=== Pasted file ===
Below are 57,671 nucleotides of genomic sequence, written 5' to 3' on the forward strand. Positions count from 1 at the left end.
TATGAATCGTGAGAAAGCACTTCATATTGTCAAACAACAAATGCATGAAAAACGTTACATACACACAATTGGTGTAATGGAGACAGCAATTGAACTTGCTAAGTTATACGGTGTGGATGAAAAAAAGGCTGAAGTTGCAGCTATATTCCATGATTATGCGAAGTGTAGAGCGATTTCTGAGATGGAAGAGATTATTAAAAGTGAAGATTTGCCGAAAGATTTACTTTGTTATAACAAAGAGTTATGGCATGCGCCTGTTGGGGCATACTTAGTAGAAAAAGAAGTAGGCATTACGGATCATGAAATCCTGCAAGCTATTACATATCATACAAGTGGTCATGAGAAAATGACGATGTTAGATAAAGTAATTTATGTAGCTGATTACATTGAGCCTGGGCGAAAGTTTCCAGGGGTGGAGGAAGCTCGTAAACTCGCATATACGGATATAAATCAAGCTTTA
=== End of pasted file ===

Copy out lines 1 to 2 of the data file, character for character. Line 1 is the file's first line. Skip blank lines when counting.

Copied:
Below are 57,671 nucleotides of genomic sequence, written 5' to 3' on the forward strand. Positions count from 1 at the left end.
TATGAATCGTGAGAAAGCACTTCATATTGTCAAACAACAAATGCATGAAAAACGTTACATACACACAATTGGTGTAATGGAGACAGCAATTGAACTTGCTAAGTTATACGGTGTGGATGAAAAAAAGGCTGAAGTTGCAGCTATATTCCATGATTATGCGAAGTGTAGAGCGATTTCTGAGATGGAAGAGATTATTAAAAGTGAAGATTTGCCGAAAGATTTACTTTGTTATAACAAAGAGTTATGGCATGCGCCTGTTGGGGCATACTTAGTAGAAAAAGAAGTAGGCATTACGGATCATGAAATCCTGCAAGCTATTACATATCATACAAGTGGTCATGAGAAAATGACGATGTTAGATAAAGTAATTTATGTAGCTGATTACATTGAGCCTGGGCGAAAGTTTCCAGGGGTGGAGGAAGCTCGTAAACTCGCATATACGGATATAAATCAAGCTTTA